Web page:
However, while engagement is evolving, many more niche areas are seeing few engagement efforts, such as ethnic diversity and biodiversity protection.
On the latter, the Point of No Returns 2023 report by ShareAction found that biodiversity is still not well represented in managers’ engagement policies, with the majority of efforts focused on broader climate mitigation initiatives instead. While 82% of asset managers had voting policies on climate, only 38% considered biodiversity, the report revealed.
Approximate value of institutions divesting
Louisiana Salge, head of sustainability at EQ Investors, hopes that regulators can become the driving force for better engagement and reporting on nature-related risks. She says: “In March, the Taskforce on Nature-Related Financial Disclosures (TNFD) released its fourth and final draft framework consultation to help companies disclose nature-related risks and impacts. The TNFD will unveil its final recommendations in September. We hope the TNFD will establish a global framework that can be integrated into investor decision-making and price in biodiversity risk and opportunity.”
Michael Herskovich, global head of stewardship and proxy voting within BNP Paribas Asset Management’s Sustainability Centre, says: “We always favour engagement over divestment to try to improve a company’s performance or to tackle controversies, although we divest as a last resort, in instances where companies do not respond to engagement and show no signs that they will place greater emphasis on sustainability in the future.”
‘We divest as a last resort,
Percentage of asset managers
A majority of asset managers had climate change and social engagement policies, but less than half reported an engagement policy on biodiversity
Engagement policy, formalised guidelines
Engagement policy, limited detail
is delegated to portfolio managers
Dedicated thematic policy covering all portfolios
Policy with some specific portfolios and/or sectors that are exempt
Theme is exclusively
an investment consideration for funds or mandates labelled ‘ESG’, ‘RI’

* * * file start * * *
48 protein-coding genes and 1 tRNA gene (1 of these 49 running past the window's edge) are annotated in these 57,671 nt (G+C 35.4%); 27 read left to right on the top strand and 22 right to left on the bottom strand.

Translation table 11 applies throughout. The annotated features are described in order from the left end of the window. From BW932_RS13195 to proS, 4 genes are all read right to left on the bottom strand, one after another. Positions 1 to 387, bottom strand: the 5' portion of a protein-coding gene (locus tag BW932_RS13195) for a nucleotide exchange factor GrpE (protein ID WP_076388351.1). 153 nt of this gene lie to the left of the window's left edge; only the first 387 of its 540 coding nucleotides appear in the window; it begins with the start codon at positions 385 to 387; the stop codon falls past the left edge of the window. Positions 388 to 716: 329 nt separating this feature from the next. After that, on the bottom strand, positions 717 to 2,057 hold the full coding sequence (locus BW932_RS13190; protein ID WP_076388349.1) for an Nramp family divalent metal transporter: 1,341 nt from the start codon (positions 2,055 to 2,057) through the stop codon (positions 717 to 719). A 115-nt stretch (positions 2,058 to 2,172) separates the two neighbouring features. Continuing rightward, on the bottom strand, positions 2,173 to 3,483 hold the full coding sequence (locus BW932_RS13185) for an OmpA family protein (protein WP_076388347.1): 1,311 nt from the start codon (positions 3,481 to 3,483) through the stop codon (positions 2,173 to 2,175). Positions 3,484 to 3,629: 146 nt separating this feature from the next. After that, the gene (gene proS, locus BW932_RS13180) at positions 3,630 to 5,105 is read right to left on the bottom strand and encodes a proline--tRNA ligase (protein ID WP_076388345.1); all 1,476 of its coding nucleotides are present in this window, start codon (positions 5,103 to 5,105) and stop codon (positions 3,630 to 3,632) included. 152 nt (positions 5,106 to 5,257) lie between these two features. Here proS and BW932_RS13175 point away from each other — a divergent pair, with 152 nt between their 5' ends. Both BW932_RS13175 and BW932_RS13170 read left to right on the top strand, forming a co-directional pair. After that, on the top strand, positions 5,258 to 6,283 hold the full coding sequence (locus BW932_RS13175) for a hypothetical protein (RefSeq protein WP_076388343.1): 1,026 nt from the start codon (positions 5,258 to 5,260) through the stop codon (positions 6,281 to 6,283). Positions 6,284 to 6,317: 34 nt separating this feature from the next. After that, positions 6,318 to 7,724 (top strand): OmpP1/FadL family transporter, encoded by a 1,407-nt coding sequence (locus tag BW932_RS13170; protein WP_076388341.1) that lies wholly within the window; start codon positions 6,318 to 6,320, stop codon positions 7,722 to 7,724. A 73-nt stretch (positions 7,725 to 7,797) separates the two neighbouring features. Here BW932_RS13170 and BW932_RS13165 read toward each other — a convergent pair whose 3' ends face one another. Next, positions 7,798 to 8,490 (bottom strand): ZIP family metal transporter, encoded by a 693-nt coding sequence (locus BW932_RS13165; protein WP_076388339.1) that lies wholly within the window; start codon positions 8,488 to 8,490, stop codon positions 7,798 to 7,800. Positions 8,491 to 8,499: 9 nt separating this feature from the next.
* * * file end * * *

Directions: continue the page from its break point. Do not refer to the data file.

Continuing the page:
General RI policy that includes the theme, covering all portfolios
Michael Herskovich, global head of stewardship and proxy voting, Sustainability
Paribas Asset Management
Louisiana Salge, head of sustainability, EQ Investors
The evolution of engagement
Watch our engagement explainer video below
In the UK, the regulatory push for investors to report on their engagement activities is already underway. Most recently, the Financial Conduct Authority (FCA) released a consultation on sustainable fund labelling, which puts engagement “front and centre in a way that the industry has never seen before”, according to Ita McMahon, partner at Castlefield.
In a comment piece for ESG Clarity in May, McMahon points out that the scheme’s new ‘sustainable improvers’ category would allow fund managers to invest in any asset, as long as it has the “potential to become more environmentally and/or socially sustainable over time”.
The challenge, then, is to measure the results of these engagement efforts and report on the successes and failures. While legislation can help set the precedent for responsible reporting, investors have faced challenges when reporting on more niche areas.
An example is the recent collaborative effort by a group of investors, including Aviva and Robeco, to address the biodiversity impacts of the practices employed in livestock production. The coalition came across a lack of the necessary data to assess the impact of companies’ operations and supply chains on water quality, making it impossible to measure the impact of their campaign.
As such, while firms are stepping up their engagement efforts, these must encompass a wide variety of ESG risks and opportunities and not only net-zero transition plans. There is a long road ahead for asset managers to ensure that engagement is truly a better choice than divestment.
in instances where
companies do not
respond to engagement
and show no signs they
will place greater
sustainability in the future’
Source: Global Fossil Fuels Divestment Commitments Database
most asset managers had climate change and social engagement policies, but less than half had one on biodiversity